Access to the documents was limited by the Bonn Agreements of 1955 to former persecutees and their legal successors on the grounds that the documents were all person-related and therefore not open to the public. (11-2497, 2498). The wording used in the Bonn Agreement was that the archives were "only to be evaluated in the interests of the former persecutees themselves or their successors." (12-2676). The only exception to this rule, as provided for under the agreements, was that representatives of any of the ten Allied governments of the supervisory body had the right to inspect the documents. (11-2497) Any application by one of the ten governments for access was reviewed by the Director of the ITS; if the Director felt it was not justified, he could submit the application to the International Commission for the final decision. He could not remember any request by Israel being denied. (12-2711)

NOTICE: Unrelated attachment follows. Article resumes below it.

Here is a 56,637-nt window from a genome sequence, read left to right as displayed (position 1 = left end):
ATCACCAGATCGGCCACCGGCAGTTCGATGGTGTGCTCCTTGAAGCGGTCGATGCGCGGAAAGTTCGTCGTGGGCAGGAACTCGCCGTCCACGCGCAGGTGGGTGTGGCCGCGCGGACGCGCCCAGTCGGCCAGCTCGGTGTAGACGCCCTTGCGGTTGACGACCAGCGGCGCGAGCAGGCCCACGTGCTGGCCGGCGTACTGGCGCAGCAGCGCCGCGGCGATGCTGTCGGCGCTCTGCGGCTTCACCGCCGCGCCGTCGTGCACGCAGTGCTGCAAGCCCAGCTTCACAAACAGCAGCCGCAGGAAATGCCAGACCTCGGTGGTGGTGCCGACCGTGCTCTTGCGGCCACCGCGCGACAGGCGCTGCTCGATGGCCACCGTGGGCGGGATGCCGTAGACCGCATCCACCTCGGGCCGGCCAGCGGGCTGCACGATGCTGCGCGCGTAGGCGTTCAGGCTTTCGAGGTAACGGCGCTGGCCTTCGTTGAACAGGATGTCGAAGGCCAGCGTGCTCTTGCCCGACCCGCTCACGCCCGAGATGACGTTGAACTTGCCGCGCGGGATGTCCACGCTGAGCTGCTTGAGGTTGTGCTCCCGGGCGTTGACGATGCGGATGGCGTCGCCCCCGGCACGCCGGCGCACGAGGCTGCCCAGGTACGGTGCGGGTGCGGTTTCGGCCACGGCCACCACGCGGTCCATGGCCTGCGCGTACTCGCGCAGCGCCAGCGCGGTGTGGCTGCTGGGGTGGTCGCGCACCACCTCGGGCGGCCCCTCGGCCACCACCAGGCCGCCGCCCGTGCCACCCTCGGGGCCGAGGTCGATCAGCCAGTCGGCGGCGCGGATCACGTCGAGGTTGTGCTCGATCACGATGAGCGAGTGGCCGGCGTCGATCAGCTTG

The definition of "former persecutee" was set out in the Bonn Agreements of 1955. (12-2716) If a person had been placed in a Nazi concentration camp because he was a common criminal, he could still make application to the ITS for documentation for a pension. The ITS made no distinction in the reasons why persons were detained in the camps. Whether the former criminal received a pension or not, however, depended on the country in which he resided today and what nationality he was. Next-of-kin of former inmates killed by Allied bombing raids could likewise apply for pensions as "persecutees." (12-2718)
The ITS published a three-part annual report. Since 1979, the second and third parts, dealing with the administration of the archives and the inventory of newly acquired documents, were no longer available to the public and were seen only by the International Commission. (12-2720, 2723)